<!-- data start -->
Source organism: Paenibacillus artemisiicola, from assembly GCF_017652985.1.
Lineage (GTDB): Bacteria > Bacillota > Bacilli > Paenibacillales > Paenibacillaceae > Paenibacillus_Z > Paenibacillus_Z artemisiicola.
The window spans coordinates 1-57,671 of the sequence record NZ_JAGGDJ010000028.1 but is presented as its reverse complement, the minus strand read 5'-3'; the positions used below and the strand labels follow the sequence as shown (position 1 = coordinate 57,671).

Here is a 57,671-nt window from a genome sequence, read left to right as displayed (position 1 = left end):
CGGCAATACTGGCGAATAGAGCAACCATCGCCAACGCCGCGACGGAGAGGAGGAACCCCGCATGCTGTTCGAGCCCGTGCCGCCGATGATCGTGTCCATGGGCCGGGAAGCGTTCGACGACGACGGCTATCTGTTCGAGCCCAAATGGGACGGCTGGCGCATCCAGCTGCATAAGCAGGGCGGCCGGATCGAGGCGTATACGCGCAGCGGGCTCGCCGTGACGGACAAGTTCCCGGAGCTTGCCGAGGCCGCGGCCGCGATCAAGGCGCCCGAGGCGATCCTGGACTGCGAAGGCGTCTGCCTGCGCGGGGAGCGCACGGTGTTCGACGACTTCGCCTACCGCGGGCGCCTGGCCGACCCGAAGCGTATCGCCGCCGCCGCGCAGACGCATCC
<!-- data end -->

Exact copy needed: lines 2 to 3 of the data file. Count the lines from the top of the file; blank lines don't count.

Lineage (GTDB): Bacteria > Bacillota > Bacilli > Paenibacillales > Paenibacillaceae > Paenibacillus_Z > Paenibacillus_Z artemisiicola.
The window spans coordinates 1-57,671 of the sequence record NZ_JAGGDJ010000028.1 but is presented as its reverse complement, the minus strand read 5'-3'; the positions used below and the strand labels follow the sequence as shown (position 1 = coordinate 57,671).